The second and more serious issue is that although Douglas and Michaels claim to support the rights of mothers to make their own choices, they seem to have their own ideas about the right way to mother, and they frequently denigrate other choices, giving them lip service while writing about them as though you'd have to be crazy even to think about them. For example, they say of home schooling (which I probably won't be doing but have certainly considered) that "for some parents today, home schooling is the best and sometimes the only option they have, and they do it without an ounce of self-righteousness." Great, but since they've just spent almost a page describing home schooling in a very biased way and making it clear that it's something they would never consider ("we have no idea how any parent spends the whole day attempting to impart knowledge to her kids"), it's hard to believe that they're as open-minded as they act.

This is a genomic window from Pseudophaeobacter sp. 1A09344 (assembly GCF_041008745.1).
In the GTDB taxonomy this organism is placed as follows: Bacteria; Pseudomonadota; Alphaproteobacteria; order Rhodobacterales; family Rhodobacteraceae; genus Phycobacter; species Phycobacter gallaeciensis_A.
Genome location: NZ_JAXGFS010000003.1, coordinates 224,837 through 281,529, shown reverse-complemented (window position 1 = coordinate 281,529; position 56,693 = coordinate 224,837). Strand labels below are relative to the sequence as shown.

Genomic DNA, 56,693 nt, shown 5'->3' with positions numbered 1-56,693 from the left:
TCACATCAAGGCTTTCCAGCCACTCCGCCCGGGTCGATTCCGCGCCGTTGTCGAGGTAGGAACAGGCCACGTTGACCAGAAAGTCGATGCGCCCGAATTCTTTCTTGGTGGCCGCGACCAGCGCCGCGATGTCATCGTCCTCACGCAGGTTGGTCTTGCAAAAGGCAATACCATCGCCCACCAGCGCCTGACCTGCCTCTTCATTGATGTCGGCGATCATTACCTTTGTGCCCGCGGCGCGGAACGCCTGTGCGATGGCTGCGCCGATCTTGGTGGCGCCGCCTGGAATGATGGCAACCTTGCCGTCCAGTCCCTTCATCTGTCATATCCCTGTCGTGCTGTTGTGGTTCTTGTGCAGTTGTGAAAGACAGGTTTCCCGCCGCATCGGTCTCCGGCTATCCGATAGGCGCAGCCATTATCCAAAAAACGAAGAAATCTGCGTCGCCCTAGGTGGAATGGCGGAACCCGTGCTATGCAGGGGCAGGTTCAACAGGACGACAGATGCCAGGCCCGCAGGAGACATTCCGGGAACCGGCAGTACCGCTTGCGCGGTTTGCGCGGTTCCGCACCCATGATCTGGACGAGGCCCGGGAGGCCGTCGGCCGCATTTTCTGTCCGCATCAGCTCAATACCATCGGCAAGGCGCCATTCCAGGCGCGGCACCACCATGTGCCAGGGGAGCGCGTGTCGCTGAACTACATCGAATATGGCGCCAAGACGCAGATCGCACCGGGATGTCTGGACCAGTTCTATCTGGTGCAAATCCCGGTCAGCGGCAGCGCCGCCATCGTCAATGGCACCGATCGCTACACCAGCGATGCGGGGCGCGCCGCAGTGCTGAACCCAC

The Mommy Myth could and should be a valuable book, particularly for mothers who are feeling the pressure of perfection. It does contain a lot of valuable information and a lot of convincing arguments, and I think it's worthwhile reading for those. However, I would have been a lot happier with a book which was a little more serious in tone and a lot more objective. (less)
Gillian Bradshaw is one of my favorite historical fiction writers, so I look forward eagerly to new books from her. Sadly, Alchemy of Fire was a disap...moreGillian Bradshaw is one of my favorite historical fiction writers, so I look forward eagerly to new books from her. Sadly, Alchemy of Fire was a disappointment (and I say that with great reluctance). Set in Constantinople in the 7th century CE, it tells the story of Anna, a perfume maker whose daughter is the product of Anna's union with the now-dead brother to an emperor, and of Kallinikos, a Syrian who has fled to Constantinople to escape the Arab invasion and is now working on a secret weapon with which to fight the Arabs.